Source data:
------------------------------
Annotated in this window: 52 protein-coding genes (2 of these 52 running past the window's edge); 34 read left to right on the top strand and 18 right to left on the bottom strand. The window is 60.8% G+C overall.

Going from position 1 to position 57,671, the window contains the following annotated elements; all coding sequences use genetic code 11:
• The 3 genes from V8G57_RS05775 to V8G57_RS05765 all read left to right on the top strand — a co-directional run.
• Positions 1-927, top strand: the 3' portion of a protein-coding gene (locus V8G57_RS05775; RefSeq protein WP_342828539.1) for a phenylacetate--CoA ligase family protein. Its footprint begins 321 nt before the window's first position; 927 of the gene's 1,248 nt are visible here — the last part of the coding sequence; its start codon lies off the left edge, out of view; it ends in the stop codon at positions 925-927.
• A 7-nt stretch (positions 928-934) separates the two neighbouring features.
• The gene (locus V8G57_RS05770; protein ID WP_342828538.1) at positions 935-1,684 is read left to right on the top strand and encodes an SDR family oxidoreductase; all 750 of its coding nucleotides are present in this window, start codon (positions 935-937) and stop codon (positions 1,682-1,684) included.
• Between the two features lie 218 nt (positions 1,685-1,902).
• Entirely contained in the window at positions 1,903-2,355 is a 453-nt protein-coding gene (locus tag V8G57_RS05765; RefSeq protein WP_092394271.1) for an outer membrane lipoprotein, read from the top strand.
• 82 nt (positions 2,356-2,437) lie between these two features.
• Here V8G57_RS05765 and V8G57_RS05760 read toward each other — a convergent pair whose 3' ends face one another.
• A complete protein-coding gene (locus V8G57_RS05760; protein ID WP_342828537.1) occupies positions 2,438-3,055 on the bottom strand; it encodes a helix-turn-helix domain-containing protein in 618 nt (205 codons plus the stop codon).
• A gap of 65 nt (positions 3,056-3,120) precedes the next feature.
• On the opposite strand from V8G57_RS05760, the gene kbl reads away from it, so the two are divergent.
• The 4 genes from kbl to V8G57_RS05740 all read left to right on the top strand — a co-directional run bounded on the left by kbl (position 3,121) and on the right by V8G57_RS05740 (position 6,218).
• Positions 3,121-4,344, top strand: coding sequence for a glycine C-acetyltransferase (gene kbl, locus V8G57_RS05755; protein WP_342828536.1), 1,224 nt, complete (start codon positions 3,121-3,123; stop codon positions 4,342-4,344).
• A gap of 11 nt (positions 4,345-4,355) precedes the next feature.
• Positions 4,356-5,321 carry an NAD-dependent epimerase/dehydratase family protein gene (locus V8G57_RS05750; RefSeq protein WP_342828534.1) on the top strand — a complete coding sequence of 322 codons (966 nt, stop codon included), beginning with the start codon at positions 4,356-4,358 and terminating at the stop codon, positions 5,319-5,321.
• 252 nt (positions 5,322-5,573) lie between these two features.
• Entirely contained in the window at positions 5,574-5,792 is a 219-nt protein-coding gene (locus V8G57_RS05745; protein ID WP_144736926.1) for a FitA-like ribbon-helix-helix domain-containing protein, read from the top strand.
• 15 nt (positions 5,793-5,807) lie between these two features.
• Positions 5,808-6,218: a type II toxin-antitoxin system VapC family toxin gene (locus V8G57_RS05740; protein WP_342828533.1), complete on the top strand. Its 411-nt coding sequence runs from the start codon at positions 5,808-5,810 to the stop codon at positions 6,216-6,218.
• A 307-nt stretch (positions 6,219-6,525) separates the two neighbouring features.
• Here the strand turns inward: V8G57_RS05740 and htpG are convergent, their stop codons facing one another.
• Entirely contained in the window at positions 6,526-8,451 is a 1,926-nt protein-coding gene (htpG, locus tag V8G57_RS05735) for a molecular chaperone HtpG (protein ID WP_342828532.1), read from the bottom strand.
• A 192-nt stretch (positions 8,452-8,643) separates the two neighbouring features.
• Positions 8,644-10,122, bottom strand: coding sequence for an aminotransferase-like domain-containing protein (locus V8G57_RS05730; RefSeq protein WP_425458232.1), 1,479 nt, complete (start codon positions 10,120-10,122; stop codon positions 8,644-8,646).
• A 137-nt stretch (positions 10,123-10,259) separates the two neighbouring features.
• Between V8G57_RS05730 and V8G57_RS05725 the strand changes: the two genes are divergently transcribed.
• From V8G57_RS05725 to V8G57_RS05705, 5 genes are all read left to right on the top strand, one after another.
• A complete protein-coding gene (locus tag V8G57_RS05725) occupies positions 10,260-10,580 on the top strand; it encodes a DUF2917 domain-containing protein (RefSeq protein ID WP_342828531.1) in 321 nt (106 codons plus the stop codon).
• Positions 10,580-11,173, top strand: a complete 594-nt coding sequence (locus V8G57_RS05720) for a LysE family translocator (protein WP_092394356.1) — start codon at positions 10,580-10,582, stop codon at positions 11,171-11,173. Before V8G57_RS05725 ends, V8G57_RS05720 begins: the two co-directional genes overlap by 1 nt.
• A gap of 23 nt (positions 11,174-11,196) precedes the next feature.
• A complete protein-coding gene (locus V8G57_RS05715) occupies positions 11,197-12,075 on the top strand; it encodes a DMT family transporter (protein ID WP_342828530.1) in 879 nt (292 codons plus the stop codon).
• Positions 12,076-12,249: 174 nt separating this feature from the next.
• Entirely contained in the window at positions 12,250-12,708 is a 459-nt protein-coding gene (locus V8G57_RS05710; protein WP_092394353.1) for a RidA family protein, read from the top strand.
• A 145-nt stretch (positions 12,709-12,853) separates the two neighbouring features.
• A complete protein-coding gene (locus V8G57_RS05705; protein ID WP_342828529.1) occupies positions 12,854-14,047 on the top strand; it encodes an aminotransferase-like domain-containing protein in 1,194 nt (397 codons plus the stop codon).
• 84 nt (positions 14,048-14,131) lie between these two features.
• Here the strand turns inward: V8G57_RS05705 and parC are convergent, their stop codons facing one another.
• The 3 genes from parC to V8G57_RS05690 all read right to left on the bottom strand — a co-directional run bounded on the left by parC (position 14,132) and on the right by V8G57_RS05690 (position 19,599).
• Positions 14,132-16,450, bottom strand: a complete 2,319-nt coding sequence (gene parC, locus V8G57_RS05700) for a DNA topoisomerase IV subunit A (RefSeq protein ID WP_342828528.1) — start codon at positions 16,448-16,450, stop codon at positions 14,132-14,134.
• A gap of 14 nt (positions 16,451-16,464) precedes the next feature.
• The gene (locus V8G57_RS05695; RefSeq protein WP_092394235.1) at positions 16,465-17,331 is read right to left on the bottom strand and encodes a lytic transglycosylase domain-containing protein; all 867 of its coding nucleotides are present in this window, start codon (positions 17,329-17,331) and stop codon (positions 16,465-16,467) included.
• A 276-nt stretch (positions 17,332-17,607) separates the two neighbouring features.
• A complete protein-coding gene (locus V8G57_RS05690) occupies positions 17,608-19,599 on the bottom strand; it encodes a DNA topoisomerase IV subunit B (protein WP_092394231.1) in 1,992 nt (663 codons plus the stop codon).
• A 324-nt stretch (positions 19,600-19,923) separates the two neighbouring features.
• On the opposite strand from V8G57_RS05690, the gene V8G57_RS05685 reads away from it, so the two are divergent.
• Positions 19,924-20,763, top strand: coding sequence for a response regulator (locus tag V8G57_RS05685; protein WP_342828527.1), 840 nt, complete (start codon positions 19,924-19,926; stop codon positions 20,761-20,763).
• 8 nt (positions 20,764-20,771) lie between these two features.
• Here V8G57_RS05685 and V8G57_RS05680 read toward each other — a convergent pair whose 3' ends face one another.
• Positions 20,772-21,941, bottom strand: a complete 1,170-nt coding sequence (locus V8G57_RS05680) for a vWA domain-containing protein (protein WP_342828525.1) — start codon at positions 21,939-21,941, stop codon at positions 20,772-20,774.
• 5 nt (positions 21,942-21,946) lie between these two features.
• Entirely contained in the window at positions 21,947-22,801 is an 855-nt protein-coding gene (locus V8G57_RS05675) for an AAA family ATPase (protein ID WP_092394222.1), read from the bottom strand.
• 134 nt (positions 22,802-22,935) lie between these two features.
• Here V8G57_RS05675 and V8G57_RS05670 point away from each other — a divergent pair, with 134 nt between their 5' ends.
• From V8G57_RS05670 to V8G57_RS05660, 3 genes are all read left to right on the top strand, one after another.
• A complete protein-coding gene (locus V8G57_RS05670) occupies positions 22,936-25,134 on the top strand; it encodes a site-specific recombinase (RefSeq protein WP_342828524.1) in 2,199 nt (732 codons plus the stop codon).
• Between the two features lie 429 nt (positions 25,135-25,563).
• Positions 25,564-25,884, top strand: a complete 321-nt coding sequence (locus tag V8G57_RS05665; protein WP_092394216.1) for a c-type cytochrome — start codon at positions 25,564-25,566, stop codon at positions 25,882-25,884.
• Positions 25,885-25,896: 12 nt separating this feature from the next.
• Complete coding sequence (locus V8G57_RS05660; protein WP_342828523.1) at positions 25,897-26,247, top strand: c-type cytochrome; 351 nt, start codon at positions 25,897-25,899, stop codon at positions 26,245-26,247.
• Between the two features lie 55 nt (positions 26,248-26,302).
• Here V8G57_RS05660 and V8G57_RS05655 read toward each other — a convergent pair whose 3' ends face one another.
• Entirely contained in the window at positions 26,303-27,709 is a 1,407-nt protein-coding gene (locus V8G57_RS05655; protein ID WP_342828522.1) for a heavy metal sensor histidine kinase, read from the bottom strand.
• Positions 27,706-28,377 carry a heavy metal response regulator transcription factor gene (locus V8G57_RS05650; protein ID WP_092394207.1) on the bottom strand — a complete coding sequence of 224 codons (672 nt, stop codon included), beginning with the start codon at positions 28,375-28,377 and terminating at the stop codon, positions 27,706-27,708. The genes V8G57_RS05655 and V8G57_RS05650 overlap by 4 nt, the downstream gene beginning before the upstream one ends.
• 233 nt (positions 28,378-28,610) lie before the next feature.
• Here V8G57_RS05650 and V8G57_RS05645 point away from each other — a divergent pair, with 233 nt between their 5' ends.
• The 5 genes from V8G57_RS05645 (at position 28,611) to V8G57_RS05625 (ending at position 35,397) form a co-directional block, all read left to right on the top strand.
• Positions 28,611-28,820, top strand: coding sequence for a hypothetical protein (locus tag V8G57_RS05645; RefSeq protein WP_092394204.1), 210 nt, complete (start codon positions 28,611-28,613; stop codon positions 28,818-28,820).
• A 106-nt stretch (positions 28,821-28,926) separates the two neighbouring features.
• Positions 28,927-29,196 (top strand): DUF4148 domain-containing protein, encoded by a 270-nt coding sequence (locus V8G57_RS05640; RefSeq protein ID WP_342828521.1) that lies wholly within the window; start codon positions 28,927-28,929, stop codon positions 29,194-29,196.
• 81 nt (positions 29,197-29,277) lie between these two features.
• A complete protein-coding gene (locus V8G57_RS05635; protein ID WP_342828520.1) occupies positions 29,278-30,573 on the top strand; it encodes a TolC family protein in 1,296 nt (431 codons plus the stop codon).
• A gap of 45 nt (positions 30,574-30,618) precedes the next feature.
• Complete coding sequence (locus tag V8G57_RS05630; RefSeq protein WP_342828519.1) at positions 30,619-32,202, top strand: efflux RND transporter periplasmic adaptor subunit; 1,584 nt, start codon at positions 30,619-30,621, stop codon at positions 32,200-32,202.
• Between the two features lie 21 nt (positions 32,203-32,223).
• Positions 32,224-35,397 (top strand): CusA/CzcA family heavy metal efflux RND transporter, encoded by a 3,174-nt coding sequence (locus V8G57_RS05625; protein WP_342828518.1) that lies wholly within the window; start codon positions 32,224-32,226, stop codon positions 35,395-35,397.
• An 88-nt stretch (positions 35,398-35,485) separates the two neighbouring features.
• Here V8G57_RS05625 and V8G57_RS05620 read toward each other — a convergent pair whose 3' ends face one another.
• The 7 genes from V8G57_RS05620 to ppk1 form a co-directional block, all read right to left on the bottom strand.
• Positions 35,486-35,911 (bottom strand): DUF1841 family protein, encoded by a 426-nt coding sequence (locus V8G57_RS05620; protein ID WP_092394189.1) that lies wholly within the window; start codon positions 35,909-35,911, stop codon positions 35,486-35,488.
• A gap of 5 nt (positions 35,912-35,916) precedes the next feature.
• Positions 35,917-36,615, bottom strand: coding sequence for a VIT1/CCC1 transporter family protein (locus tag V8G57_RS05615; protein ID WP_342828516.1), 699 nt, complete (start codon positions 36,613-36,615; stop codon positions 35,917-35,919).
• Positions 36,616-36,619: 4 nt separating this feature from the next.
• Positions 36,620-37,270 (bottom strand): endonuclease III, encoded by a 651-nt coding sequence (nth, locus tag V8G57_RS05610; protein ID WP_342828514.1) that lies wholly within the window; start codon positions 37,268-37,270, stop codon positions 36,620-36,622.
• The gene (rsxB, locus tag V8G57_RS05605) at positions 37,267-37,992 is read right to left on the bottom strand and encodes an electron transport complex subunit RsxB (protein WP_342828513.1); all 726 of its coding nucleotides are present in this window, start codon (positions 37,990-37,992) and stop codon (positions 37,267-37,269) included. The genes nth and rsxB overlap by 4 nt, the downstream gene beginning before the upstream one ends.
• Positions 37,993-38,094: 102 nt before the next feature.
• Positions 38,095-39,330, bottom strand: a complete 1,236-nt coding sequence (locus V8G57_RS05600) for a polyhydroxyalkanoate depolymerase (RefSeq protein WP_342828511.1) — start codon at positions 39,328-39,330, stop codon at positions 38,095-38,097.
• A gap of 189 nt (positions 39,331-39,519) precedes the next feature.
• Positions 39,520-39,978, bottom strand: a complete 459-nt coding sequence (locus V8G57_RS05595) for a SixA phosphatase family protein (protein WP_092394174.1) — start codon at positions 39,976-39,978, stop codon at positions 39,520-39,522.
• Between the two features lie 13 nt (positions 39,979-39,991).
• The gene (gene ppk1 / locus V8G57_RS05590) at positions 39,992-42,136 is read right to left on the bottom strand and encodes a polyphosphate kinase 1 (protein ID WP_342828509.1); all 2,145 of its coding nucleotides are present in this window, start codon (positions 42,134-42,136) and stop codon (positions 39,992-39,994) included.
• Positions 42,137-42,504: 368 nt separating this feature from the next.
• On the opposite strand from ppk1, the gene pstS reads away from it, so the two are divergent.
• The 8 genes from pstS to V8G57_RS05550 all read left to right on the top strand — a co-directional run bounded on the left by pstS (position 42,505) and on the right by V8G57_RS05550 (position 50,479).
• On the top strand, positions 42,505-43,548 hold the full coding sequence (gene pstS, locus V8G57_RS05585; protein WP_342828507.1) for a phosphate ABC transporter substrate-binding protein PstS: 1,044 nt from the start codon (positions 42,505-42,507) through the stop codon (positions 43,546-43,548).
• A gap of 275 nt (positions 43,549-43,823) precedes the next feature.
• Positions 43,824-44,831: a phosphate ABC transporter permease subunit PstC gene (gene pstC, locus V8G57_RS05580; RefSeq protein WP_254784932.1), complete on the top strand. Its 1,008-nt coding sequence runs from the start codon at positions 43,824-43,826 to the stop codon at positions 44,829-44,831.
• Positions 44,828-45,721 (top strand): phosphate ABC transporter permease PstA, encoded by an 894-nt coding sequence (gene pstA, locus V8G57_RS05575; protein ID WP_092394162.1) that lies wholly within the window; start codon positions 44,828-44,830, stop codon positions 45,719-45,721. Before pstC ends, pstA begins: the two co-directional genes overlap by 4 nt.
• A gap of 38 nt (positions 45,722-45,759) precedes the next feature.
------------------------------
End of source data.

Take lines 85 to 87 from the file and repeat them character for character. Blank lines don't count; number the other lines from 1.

• Positions 36,620-37,270 (bottom strand): endonuclease III, encoded by a 651-nt coding sequence (nth, locus tag V8G57_RS05610; protein ID WP_342828514.1) that lies wholly within the window; start codon positions 37,268-37,270, stop codon positions 36,620-36,622.
• The gene (rsxB, locus tag V8G57_RS05605) at positions 37,267-37,992 is read right to left on the bottom strand and encodes an electron transport complex subunit RsxB (protein WP_342828513.1); all 726 of its coding nucleotides are present in this window, start codon (positions 37,990-37,992) and stop codon (positions 37,267-37,269) included. The genes nth and rsxB overlap by 4 nt, the downstream gene beginning before the upstream one ends.
• Positions 37,993-38,094: 102 nt before the next feature.